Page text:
Risky Business

Why small business ownership is a ‘risky business’, and how to minimise that risk.

Buying a business is often a daunting idea. Most business owners consider going it alone – starting a fresh business and building brick by brick. Unfortunately, the stats say that around 50% – 70% of small business’ fail in the first 18 months, so how can you minimise the risk of the business failing before its second birthday?

Go with something that already works!

The best way to minimise the risk associated with a new business is to go with something that has already been proven to work. An existing business will have an existing customer base, trained staff and is already generating cash flow and profits. Along with this, you get an already established reputation in your industry, be it good or bad. Plus there are existing policies and procedures in place, that can make your job a lot easier. And at the the end of the day, it will still be your business – you can change it over time however you see fit, but still be receiving an income while you do so.

It can also be easier to get financing for an existing business, because the banks are taking less of a risk in lending you money if they can see that the business is already profitable.

But you must be smart about the business you purchase. If you are not careful you could get stuck with disgruntled employees, outdated processes and an obsolete inventory. This again comes down to one thing – Risk.

How do you best manage the risk of a potential buy?

This is all about selecting carefully, doing your research and often, getting help or advice.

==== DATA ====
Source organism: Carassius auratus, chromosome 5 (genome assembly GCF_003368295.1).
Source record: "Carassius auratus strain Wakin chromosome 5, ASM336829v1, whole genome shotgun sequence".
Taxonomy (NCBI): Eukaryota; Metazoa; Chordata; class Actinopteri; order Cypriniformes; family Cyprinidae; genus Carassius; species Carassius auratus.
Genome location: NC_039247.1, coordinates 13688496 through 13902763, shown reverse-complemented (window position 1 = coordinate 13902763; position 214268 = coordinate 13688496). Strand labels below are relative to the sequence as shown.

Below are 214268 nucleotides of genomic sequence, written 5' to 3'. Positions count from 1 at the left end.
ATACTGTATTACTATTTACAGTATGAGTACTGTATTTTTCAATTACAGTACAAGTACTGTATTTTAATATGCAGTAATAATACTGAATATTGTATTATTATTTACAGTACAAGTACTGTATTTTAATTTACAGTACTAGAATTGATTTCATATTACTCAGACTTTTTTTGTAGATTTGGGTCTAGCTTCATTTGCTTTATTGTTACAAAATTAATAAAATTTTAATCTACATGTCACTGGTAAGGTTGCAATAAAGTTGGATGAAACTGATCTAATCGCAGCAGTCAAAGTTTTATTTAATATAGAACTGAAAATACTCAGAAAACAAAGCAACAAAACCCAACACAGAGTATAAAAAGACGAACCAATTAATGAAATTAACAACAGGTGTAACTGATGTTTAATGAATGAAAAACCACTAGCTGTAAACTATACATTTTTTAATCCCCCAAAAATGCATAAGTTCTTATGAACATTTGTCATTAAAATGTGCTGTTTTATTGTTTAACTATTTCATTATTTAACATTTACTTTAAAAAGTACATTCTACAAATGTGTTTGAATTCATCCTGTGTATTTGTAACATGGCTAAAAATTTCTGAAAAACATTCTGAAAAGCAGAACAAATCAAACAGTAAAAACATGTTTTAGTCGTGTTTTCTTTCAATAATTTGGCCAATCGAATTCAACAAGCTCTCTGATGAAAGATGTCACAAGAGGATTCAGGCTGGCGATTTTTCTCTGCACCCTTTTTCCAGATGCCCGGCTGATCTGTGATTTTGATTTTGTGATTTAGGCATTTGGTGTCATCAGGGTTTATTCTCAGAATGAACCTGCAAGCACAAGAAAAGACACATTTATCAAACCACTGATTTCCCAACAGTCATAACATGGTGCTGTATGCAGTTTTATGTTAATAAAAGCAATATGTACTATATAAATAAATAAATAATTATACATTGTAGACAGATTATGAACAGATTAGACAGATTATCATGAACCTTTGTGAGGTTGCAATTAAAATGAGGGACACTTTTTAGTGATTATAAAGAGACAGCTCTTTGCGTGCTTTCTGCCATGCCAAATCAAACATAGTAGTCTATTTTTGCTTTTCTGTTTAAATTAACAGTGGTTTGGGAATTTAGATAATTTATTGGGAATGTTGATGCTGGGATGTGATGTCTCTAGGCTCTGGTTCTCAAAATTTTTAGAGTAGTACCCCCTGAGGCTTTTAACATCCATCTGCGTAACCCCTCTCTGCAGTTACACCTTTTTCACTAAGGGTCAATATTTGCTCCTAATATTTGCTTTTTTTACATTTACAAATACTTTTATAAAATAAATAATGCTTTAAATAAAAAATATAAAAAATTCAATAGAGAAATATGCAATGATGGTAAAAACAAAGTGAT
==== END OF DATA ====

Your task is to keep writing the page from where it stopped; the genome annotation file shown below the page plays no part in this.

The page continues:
Ask yourself these questions –

  1. What kind of business am I interested in?
  2. What are your skills/ strengths and weaknesses?
  3. What size of business are you looking for?
  4. Where do you want to open your business?

Then do your research.

Is there a market for your idea? Is it a profitable area? What is foot traffic like? Are there current businesses for sale?

Who can help you?

You may need to consider asking for a bit of advice or help at this stage. There are a few options to choose from –

1. Go it alone. Perhaps you already have some previous experience in purchasing a business, or have a skill set you can apply. This is the cheapest option, but often has the highest risk-factor.

2. Hire a business Broker. A broker will source businesses for you, and help you evaluate the risks involved in these businesses. They can help you decide what industry your skills would be best applied in, and what kind of business you should open. They can also help you negotiate a sale and even assist you with the mountains of paperwork that come with purchasing a business. Business brokers work on commission, and it is often a wise investment.

3. Source an ‘acquisition team’. An acquisition team can be a great asset to your business purchase. It usually comprises of your banker, accountant and attorney. This team will do the hard work for you, and really expose any flaws in the potential business you are thinking about purchasing. This team is especially useful when it comes to dotting the I’s and crossing the T’s, but obviously comes at a high cost.

No red flags? The location is good? It is already a profitable business? You have your team in place? You have minimised your risk as much as possible! Go for it! Good luck on your new business venture!